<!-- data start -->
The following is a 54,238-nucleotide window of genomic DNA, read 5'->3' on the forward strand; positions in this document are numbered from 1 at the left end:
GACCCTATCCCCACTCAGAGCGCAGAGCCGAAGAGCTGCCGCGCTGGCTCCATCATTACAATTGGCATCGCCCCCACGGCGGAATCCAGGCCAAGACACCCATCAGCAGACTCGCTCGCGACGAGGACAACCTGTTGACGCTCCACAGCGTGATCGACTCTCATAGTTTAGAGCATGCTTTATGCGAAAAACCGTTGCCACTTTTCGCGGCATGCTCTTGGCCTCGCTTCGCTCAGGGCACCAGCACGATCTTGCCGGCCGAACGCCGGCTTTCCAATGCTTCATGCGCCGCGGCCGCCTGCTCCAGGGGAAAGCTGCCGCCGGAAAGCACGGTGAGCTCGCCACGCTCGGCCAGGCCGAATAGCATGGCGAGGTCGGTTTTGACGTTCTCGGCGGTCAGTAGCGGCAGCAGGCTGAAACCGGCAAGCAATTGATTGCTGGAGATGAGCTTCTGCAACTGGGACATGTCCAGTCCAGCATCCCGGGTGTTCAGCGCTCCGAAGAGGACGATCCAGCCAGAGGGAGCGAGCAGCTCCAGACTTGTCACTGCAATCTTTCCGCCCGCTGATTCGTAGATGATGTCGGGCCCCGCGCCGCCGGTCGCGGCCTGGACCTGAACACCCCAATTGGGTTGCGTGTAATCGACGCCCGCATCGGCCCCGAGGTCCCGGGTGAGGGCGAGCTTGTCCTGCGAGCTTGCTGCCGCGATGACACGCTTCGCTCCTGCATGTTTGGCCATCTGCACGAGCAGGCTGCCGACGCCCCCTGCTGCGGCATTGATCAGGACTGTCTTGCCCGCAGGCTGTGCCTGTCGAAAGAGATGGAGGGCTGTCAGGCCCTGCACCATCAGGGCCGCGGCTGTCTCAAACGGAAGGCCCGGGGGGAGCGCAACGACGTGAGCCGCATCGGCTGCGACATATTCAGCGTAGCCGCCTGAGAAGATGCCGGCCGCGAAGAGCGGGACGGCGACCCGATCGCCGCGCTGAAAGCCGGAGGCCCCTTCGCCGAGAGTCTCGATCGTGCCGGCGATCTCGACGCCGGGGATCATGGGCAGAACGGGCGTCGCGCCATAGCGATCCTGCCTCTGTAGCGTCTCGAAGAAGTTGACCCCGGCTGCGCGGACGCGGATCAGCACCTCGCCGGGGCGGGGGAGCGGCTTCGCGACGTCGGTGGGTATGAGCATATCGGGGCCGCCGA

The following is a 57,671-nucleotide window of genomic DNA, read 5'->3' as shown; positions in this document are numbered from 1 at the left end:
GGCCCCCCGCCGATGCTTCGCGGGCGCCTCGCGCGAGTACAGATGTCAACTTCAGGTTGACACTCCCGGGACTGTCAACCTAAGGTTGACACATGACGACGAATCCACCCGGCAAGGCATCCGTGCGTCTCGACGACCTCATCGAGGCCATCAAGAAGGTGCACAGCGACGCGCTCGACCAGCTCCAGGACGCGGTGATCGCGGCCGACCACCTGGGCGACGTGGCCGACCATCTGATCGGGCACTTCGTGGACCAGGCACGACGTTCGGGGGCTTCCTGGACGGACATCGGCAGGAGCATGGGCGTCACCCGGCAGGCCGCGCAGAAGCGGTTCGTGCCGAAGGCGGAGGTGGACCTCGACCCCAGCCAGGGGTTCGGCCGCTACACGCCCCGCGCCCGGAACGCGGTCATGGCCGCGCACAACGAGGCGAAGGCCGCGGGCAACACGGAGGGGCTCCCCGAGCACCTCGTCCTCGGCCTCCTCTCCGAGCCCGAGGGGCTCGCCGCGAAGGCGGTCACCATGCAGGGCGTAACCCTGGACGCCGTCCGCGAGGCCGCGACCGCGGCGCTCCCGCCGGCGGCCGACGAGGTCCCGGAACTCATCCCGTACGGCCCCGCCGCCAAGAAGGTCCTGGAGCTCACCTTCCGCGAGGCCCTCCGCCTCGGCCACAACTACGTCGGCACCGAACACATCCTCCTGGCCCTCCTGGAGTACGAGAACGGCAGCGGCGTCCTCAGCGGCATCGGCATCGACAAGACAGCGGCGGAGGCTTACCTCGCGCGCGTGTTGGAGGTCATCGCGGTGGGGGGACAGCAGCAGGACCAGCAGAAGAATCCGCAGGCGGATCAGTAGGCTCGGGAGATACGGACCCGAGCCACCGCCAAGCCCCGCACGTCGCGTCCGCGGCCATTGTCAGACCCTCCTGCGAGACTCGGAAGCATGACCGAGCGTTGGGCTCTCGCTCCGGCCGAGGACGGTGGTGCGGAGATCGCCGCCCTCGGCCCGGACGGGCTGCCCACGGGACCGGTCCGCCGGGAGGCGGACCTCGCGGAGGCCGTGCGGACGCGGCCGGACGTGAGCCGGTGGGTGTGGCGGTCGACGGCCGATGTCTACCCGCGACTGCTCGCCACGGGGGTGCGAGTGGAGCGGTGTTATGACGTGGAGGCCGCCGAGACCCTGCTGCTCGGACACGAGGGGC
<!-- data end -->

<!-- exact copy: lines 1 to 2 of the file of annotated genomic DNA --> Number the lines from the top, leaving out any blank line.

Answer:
The following is a 54,238-nucleotide window of genomic DNA, read 5'->3' on the forward strand; positions in this document are numbered from 1 at the left end:
GACCCTATCCCCACTCAGAGCGCAGAGCCGAAGAGCTGCCGCGCTGGCTCCATCATTACAATTGGCATCGCCCCCACGGCGGAATCCAGGCCAAGACACCCATCAGCAGACTCGCTCGCGACGAGGACAACCTGTTGACGCTCCACAGCGTGATCGACTCTCATAGTTTAGAGCATGCTTTATGCGAAAAACCGTTGCCACTTTTCGCGGCATGCTCTTGGCCTCGCTTCGCTCAGGGCACCAGCACGATCTTGCCGGCCGAACGCCGGCTTTCCAATGCTTCATGCGCCGCGGCCGCCTGCTCCAGGGGAAAGCTGCCGCCGGAAAGCACGGTGAGCTCGCCACGCTCGGCCAGGCCGAATAGCATGGCGAGGTCGGTTTTGACGTTCTCGGCGGTCAGTAGCGGCAGCAGGCTGAAACCGGCAAGCAATTGATTGCTGGAGATGAGCTTCTGCAACTGGGACATGTCCAGTCCAGCATCCCGGGTGTTCAGCGCTCCGAAGAGGACGATCCAGCCAGAGGGAGCGAGCAGCTCCAGACTTGTCACTGCAATCTTTCCGCCCGCTGATTCGTAGATGATGTCGGGCCCCGCGCCGCCGGTCGCGGCCTGGACCTGAACACCCCAATTGGGTTGCGTGTAATCGACGCCCGCATCGGCCCCGAGGTCCCGGGTGAGGGCGAGCTTGTCCTGCGAGCTTGCTGCCGCGATGACACGCTTCGCTCCTGCATGTTTGGCCATCTGCACGAGCAGGCTGCCGACGCCCCCTGCTGCGGCATTGATCAGGACTGTCTTGCCCGCAGGCTGTGCCTGTCGAAAGAGATGGAGGGCTGTCAGGCCCTGCACCATCAGGGCCGCGGCTGTCTCAAACGGAAGGCCCGGGGGGAGCGCAACGACGTGAGCCGCATCGGCTGCGACATATTCAGCGTAGCCGCCTGAGAAGATGCCGGCCGCGAAGAGCGGGACGGCGACCCGATCGCCGCGCTGAAAGCCGGAGGCCCCTTCGCCGAGAGTCTCGATCGTGCCGGCGATCTCGACGCCGGGGATCATGGGCAGAACGGGCGTCGCGCCATAGCGATCCTGCCTCTGTAGCGTCTCGAAGAAGTTGACCCCGGCTGCGCGGACGCGGATCAGCACCTCGCCGGGGCGGGGGAGCGGCTTCGCGACGTCGGTGGGTATGAGCATATCGGGGCCGCCGA